Ancona War Cemetery
The following graveside rededication service announcement is from the Commonwealth War Graves Commission (CWGC).
A rededication service for three soldiers who were killed in Italy in the Second World War will take place on Tuesday, March 28, 2017 in Ancona War Cemetery, Italy. Private Lionel Brown of the Parachute Regiment and Privates Daniel Hollingsworth and Thomas White of The Buffs (Royal East Kent Regiment) were Prisoners of War and whilst being transported with Sergeant Mario Mottes (an Italian soldier) were shot on March 10, 1944 at Ponte Del Diabolo [Ponte Dragone]. They were originally all buried as unknowns in Montedinove Cemetery. However, the soldiers were later transferred to Ancona War Cemetery and now have individual named headstones.
The service has been organised by the Joint Casualty and Compassionate Centre and will be attended by family of Privates Brown and Hollingsworth. The Parachute and Princess of Wales Regiments will provide support.
Mario Mottes was an I.S.9 agent who was working with Allied forces in the rescue of escaped prisoners when he lost his life. See “Honor Recommended for Mario Mottes.”
Identification of the British soldiers who were shot at Ponte Del Diabolo [Ponte Dragone], as well as work on confirming the identity of Mario Mottes, seems to have been due to the work of Lieutenant Colonel Thomas Huggan, OBE.
Here is that story, translated into English:
ISOLA DELLA SCALA. Eighty-year-old English Colonel Thomas Huggan tries to give an identity to a soldier killed in ’44, who might be Mario Mottes, the son of two original emigrants from Pellegrina
A name for the Italian who was shot
l´Arena—May 28, 2005
Isola della Scala. Who is the soldier shot by the Germans on March 10, 1944 and buried in Mondragone, in the province of Caserta? Is he really Mario Mottes, son of Belgian emigrants from Pellegrina?
Octogenarian Thomas Huggan, an English colonel of the British Embassy in Rome, has worked with patience and passion for years to confirm the story of the young man, about whose identity there is doubt and about whose history there are still many unanswered questions. “I want to give him a decent burial,” he says, “but we cannot do it without ascertaining his identity. For this I seek help.” His research has taken place between Belgium and Italy, and he now has arrived in Isola della Scala.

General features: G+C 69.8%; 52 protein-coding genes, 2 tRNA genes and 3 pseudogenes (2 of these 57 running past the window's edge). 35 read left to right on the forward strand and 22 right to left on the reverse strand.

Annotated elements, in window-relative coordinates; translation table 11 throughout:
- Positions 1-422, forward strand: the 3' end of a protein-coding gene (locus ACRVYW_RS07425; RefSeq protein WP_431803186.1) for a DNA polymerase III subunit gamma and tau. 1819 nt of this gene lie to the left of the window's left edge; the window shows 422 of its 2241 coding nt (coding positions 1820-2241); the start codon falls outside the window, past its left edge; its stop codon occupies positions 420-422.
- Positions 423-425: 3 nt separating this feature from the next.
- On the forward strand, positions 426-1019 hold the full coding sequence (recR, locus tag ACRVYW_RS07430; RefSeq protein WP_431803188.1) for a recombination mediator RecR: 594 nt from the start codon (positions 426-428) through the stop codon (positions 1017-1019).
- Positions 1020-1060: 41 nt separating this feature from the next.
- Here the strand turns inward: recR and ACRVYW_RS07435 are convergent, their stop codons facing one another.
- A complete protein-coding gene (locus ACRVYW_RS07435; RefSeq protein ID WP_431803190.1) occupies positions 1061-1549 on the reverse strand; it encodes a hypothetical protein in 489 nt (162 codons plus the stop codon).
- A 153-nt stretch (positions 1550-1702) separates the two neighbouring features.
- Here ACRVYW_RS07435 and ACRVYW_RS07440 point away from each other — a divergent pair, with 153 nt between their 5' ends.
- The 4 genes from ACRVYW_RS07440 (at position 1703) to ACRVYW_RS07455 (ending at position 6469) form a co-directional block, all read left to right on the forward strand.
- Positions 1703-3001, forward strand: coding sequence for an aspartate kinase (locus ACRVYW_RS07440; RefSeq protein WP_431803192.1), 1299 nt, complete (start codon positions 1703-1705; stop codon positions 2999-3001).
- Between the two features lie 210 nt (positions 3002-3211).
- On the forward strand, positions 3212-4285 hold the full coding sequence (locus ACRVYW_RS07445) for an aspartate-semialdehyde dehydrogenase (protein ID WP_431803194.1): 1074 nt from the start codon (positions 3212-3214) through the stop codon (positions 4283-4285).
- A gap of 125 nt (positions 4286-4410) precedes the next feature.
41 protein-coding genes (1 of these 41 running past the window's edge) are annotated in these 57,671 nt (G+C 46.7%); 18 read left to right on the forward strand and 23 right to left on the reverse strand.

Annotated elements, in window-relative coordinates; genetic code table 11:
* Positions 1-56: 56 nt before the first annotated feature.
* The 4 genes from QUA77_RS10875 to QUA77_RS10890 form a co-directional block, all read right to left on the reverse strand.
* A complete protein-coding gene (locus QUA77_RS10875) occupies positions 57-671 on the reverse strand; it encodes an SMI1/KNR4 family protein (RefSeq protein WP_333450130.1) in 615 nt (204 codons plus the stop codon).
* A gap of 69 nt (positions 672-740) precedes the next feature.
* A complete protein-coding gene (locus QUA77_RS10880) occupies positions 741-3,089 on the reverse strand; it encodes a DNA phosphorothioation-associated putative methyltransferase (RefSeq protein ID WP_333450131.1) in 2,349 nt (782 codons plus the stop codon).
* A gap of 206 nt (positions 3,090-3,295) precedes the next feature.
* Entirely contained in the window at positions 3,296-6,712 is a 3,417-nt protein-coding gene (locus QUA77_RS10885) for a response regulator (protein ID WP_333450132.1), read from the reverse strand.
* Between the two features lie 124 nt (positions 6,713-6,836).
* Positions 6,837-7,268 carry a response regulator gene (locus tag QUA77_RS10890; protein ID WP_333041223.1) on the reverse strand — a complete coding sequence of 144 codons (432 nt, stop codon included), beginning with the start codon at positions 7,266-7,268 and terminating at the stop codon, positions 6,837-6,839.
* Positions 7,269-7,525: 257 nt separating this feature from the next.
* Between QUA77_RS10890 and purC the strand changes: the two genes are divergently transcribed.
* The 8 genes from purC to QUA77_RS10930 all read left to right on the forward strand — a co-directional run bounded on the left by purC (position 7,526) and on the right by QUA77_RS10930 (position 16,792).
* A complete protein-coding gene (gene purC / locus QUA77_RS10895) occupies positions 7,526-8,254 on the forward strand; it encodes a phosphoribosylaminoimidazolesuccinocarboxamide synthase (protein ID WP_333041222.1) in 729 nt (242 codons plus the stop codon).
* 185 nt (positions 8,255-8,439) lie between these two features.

Huggan says, from what he has been able to reconstruct, Mario Mottes was born in Belgium, on November 18, 1919, to parents who had emigrated 20 years earlier, and that he returned to Italy at the beginning of the war to serve in the military. As a sergeant paratrooper, he was sent by the Italian authorities on a British plane on a mission to help IDPs (internally displaced persons) after September 8, 1943; he was perhaps forced to bail out, and was wounded along with three British soldiers. They were helped by a family that hid them. His presence, and the presence of the enemy soldiers, however, was reported to the Germans and the four young men were shot and buried in Ponte Dragone in the cemetery at Mondragone. Their bodies have now been retrieved for transferral to the Ancona War Cemetery; but while the three English were identified with certainty and it was possible to reconstruct their history, regarding the history of Italian soldier there remain gaps and uncertainties, starting with with his identity.
“The only sure trace of [the identity of] this man,” continues Huggan, “is the witness of the family who helped him when he was injured. He told them that his family had emigrated to Belgium from a little village called Pellegrina of Isola della Scala in Veneto. When he was captured and interrogated by the Germans, he declared himself to be Belgian, but its traces [the ability to confirm what was said] are lost.” The Colonel’s search through consulates and embassies has not yielded great results to this point, so he thought perhaps he could find useful information here [in Isola della Scala]. For this he turned to the library, and research is now directed to the archives of the local comune and to the Pellegrina parish archives for what little, if any, testimony may exist.
Huggan adds that, to complicate matters, he has found in some related documents the young sergeant with the surname of Mootis, perhaps due to a clerical error, or perhaps linked to the pronunciation of the name through different languages. “Do not forget,” he continues, “that in southern Italy sixty years ago there were Italians, Germans, British, and Americans.”
An initial search of the comune registry produced neither the name Mottes nor Mootis. Officials, however, explained the name might also have been translated, and that we must keep in mind that not all those who emigrated in the late nineteenth century were registered, because the fact [that they were emigrants] was not always pointed out. Also, part of municipal archive was destroyed in fire caused by shelling on January 28, 1944.
In anticipation of confirmation [of his identity], the sergeant’s remains are waiting in Mondragone, a reminder of the fact that although wars end officially with the signing of peace treaties, they continue to leave their mark. And for the longest time.